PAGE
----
Luxury Devon hotel firm goes bust with whopping debts

Langdon Court Manor, Down Thomas, Devon
-Credit: (Image: Contributed)


A company connected to Devon's luxury Langdon Court Manor hotel has gone bust with debts of more than £3m. Langdon Court Manor Ltd has gone into liquidation and will be wound up voluntarily.

Documents filed at Companies House reveal Langdon Court Manor Ltd, which states the nature of its business as “hotels and similar accommodation”, left realisable assets of £31,052 but owed unsecured creditors £3,147,096. The company’s statement of affairs, signed by director and co-owner Donna Thornton, said it is estimated that creditors will be left short of £3,116,045.

However, just over £3m of the debt is owed to Ms Thornton, her husband Robert Walton, and companies they control. Ms Thornton is listed among creditors and claiming £1,325,114, with Mr Walton claiming £67,842.

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The company House of Donna Ida Ltd, which makes wedding apparel and accessories and is owned by the couple, is asking for £1,373,362. Two companies controlled by Mr Walton, The Nth Degree Club Ltd and Young Chef Young Waiter Ltd are claiming £83,991 and £229,900 respectively.

Other creditors include Calor Gas, owed £2,869; Valda Energy, claiming £25,285; Vegepod, asking for £2,195, and Yu Energy, seeking £24,747. Plymouth creditors include One Point Hire and Sales, claiming £4,022; and Uni-Lec Contractors Ltd, asking for £7,764.

Plymouth’s Keith Elliott Construction Ltd is listed as owed £1. Langdon Court Manor Ltd has been embroiled in a legal dispute with Keith Elliott Construction and last month was ordered to pay the building firm £273,000, claimed for unpaid work, after a hearing at the High Court’s Technology and Construction Court division. This sum is not included on the list of creditors.

Ms Thornton has been approached by PlymouthLive for reaction to the liquidation but a representative replied without commenting on the company’s collapse.

In addition to liquidators at Begbies Traynor being appointed, a creditors’ liquidation committee was also appointed and includes both Ms Thornton and Mr Elliott. It follows a face-to-face meeting between Ms Thornton and the company’s creditors in Exeter on May 8.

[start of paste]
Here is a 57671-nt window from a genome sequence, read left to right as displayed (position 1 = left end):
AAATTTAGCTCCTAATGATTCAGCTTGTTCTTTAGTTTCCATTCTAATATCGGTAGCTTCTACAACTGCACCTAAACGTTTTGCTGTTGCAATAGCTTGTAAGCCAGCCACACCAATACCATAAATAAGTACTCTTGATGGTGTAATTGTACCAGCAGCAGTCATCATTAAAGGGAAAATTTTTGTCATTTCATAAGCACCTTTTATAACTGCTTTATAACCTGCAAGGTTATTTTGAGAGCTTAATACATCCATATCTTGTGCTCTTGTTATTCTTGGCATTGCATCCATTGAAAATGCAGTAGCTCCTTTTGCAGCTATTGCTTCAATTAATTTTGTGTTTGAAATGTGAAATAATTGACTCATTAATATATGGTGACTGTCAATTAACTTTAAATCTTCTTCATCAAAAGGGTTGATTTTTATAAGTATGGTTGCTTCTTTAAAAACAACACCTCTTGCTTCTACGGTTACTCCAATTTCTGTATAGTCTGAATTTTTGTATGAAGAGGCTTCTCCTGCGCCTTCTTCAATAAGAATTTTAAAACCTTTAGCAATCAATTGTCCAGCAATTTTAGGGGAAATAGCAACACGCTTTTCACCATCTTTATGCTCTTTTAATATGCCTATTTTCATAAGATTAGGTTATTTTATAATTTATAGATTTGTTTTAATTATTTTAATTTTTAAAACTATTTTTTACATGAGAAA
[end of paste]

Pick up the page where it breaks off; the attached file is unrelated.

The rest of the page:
Langdon Court Manor Ltd’s most recent accounts, for the year to June 2022, revealed net liabilities of £396,272. Mr Walton stepped down as a director on February 23 this year. Two days earlier the company registered a charge, borrowing money from the Cumberland Building Society.

Ms Thornton, often dubbed the “jean queen”, is founder of London’s Donna Ida fashion brand and has counted Amanda Holden and Jodie Kidd among her fans. With her 67-year-old husband they bought the Grade II* listed Langdon Court building, at Down Thomas, in 2021 after it had been closed for 18 months.

The Jacobean building is owned by the couple and is not among assets of Langdon Court Manor Ltd, which is also owned by Ms Thornton and Mr Walton. Ms Thornton has told PlymouthLive she intends to continue with her plans to renovate the manor and create a thriving business.

A newly launched website said that: “After a two-year-long refurbishment of this unique 16th Century manor house, Langdon Court reopened in Autumn 2023. Donna Ida Thornton and Robert Walton MBE have created an inviting country house hotel experience in the heart of the South West, with every aspect of this house providing luxury and comfort for guests. Langdon Court is an exclusive-use hotel for events and experience."

The collapse of Langdon Court Manor Ltd is not the first time a company associated with Ms Thornton has gone bust. In 2018, Donna Ida (Online) Ltd went into liquidation, three years after Donna Ida Ltd was dissolved after going into administration.

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